Life has never seemed easy for you. Our parents knew there was something different when you were 3 years old and not hearing. I was 6 at the time and didn’t understand autism like I do now. I thank you for helping me understand. I remember how sad Mom was when they told her you might never talk, but you did. I remember how frustrated Dad got because you didn’t make many friends, but now you are happy. I remember how mean some of the kids were to you, and the first time someone called you the “r” word. At the time, you didn’t understand it was wrong. Now, when people call you that, you get upset but you tell them why it’s wrong. I remember as a kid not quite understanding you were different, but loving you none the less. Sometimes you can be hard to understand, but not any more than our other siblings. I remember your high school graduation and Mom’s tears of joy because people told her you would never graduate high school. I remember when I got sick. You kept asking why I wasn’t getting better. Now you know I never will, but you show empathy and unconditional love for me. I will never forget that time a couple months ago when you were walking home from work in the cold, but you called me to ask if I wanted you to pick up a sandwich for me on the way home. Finally, I remember telling you I was moving away. I still don’t know if you fully understand I’m not coming back for more than a week at a time. You and I hugged for what felt like an eternity and in that moment I realized what a remarkable young man you have become. You have proved so many people wrong. I hope life gets easier for you, but sometimes being an adult means rising up to face more challenges. I have no doubt you will.  And no matter how far away I am, I will always be one of your biggest supporters and cheerleaders. Editor’s note: This story has been published with permission from the author’s brother. We want to hear your story. Become a Mighty contributor here . Thinkstock photo by: DashaR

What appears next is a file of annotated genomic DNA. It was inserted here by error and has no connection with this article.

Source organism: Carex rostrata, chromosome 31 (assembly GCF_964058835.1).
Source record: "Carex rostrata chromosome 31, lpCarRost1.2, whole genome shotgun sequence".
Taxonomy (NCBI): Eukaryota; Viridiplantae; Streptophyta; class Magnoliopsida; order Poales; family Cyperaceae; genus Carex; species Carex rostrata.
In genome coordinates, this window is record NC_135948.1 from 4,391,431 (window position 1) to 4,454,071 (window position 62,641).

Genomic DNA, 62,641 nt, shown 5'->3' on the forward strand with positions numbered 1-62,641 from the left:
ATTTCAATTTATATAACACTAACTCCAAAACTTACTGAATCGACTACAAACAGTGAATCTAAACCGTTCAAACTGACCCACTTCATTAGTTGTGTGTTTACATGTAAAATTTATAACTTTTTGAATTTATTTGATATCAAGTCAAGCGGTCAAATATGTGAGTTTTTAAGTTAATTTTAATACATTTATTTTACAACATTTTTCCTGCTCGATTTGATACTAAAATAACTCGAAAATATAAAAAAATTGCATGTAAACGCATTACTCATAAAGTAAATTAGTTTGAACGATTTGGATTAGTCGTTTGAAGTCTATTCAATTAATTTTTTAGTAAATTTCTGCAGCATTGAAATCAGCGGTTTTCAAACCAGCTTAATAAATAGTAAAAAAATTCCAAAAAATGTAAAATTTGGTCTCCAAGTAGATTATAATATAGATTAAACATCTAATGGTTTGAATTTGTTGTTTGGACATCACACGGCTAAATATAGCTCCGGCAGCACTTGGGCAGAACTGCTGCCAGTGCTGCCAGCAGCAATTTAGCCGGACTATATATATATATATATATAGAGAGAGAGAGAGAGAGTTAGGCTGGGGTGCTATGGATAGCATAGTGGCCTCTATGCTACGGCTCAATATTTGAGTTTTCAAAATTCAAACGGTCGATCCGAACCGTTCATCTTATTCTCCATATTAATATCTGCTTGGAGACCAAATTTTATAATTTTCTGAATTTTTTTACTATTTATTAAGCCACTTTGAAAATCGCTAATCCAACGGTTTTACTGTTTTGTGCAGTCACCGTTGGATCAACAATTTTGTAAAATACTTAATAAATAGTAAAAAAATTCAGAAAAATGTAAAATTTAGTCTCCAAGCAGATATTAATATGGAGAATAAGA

Tips for Fighting Ignorance About Ehlers-Danlos Syndrome